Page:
As for the drums at the live end, I read that the disadvantage of LEDE is that the sound is perceived differently in different angles, I wonder how this affects the quality of the recording?
 

Link555

Well-Known Member
Joined
Mar 31, 2007
Location
North Vancouver
As for the drums at the live end, I read that the disadvantage of LEDE is that the sound is perceived differently in different angles, I wonder how this affects the quality of the recording?
The idea of the room was that you go from totally dead drums with close mics to more lively drums by move the mics out a few feet. In practice I was never really a fan.
 

paulears

Well-Known Member
Joined
Feb 7, 2014
Location
Lowestoft - UK
The best and oddest thing I did in my studio 're-build' was reverse things. It's not very wide - 9ft and 30ft long. As an experiment I decided to treat one end to make it a little over-dead, and the other end of the room is quite live, as I green screened quite a bit of it. I set up as usual, but while trying things out, I ended up with the speakers on stands aiming at the dead end FROM the middle. I now have the computer keys and music keyboard and screens between the speakers and I face the live end, and mixing is better - stereo image is better, and it really works. I can swivel my chair and record things in the dead end, or I can put the mics in the livelier end. I wish I'd done it years ago. It sounds better than the conventional way around.
 

Myobius

Member
Joined
Feb 26, 2021
Location
Gdansk
The best and oddest thing I did in my studio 're-build' was reverse things. It's not very wide - 9ft and 30ft long. As an experiment I decided to treat one end to make it a little over-dead, and the other end of the room is quite live, as I green screened quite a bit of it. I set up as usual, but while trying things out, I ended up with the speakers on stands aiming at the dead end FROM the middle. I now have the computer keys and music keyboard and screens between the speakers and I face the live end, and mixing is better - stereo image is better, and it really works. I can swivel my chair and record things in the dead end, or I can put the mics in the livelier end. I wish I'd done it years ago. It sounds better than the conventional way around.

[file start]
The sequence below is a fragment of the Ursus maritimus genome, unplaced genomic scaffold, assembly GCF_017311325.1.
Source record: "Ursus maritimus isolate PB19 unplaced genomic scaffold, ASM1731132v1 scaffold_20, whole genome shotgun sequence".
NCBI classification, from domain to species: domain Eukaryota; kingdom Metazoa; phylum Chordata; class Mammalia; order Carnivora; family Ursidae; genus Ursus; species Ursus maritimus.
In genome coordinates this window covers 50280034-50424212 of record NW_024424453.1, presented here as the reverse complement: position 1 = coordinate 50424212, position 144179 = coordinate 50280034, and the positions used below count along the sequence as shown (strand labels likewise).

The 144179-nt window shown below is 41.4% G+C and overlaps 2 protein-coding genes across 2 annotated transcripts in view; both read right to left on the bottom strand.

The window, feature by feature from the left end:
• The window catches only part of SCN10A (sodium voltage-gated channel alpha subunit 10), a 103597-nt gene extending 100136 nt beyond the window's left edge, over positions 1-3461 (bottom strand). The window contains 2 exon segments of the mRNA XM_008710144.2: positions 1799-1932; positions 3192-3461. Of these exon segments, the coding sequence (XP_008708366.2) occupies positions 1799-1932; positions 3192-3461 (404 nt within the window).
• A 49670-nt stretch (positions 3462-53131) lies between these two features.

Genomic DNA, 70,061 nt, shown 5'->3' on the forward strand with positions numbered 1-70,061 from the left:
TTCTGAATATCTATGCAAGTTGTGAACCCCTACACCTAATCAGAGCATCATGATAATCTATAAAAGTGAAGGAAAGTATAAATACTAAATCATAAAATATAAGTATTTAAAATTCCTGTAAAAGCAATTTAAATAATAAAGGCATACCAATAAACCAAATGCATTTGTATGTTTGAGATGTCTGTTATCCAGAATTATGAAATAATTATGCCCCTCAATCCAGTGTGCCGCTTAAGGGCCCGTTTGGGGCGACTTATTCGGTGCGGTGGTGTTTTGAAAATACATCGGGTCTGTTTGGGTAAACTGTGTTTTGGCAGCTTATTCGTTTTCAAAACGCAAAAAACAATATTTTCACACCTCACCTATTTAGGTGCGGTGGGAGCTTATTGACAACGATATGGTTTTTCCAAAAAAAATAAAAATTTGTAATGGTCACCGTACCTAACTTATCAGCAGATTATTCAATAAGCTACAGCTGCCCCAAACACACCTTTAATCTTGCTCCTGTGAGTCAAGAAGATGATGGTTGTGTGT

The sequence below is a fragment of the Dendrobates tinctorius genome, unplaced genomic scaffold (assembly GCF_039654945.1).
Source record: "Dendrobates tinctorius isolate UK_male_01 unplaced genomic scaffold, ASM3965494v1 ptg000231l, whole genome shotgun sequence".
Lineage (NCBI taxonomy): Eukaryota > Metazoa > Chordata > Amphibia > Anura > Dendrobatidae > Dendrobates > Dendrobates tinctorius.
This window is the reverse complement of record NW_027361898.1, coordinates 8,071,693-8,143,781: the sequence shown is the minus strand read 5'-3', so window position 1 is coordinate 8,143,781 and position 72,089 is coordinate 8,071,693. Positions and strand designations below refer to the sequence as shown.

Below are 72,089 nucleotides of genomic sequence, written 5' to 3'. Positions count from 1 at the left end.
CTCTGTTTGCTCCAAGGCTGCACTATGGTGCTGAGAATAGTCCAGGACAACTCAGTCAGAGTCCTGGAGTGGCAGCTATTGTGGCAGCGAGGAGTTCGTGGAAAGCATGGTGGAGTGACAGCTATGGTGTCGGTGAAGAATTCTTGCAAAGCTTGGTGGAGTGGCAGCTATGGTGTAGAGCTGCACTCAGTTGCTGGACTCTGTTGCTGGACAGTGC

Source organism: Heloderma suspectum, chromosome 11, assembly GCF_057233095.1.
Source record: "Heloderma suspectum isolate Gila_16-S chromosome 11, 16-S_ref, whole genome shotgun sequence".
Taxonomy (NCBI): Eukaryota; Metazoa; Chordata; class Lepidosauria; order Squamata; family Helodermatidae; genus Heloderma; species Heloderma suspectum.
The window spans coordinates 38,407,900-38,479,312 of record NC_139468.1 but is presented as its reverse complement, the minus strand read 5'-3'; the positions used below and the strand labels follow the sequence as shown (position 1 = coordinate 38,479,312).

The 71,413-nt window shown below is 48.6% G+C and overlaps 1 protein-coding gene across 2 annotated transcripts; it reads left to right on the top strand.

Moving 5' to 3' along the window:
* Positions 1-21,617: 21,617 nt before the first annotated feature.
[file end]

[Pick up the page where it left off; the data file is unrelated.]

That's interesting!
 

paulears

Well-Known Member
Joined
Feb 7, 2014
Location
Lowestoft - UK
I was quite shocked at how tighter it feels, and the live end which even worse, has a curve for the green screen to get rid of one 90 degree corner, so it's a bit lopsided - seems to sound great. I've deliberately used thinner foam tiles to keep the bass tighter, but it's really nice to work in. I've been more productive than ever. Originally, it was two rooms, and I just made it one longer thin space and so glad I did. I would absolutely do the middle speaker position again. Plenty of people ridiculed it, but I'd never seen anyone do it before, so figured it was worth trying and it was a real win. My monitors are old and I have grown old with them, and know their foibles, so it's a win for me.
 

Myobius

Member
Joined
Feb 26, 2021
Location
Gdansk
I was quite shocked at how tighter it feels, and the live end which even worse, has a curve for the green screen to get rid of one 90 degree corner, so it's a bit lopsided - seems to sound great. I've deliberately used thinner foam tiles to keep the bass tighter, but it's really nice to work in. I've been more productive than ever. Originally, it was two rooms, and I just made it one longer thin space and so glad I did. I would absolutely do the middle speaker position again. Plenty of people ridiculed it, but I'd never seen anyone do it before, so figured it was worth trying and it was a real win. My monitors are old and I have grown old with them, and know their foibles, so it's a win for me.
Does the fact that no one has done it mean that there is something unexplored out there)
Acoustics as a science is not so long ago started to gain momentum, so there is a lot of unexplored things in it.
I have always had a positive attitude towards experimentation, and you have my respect for that!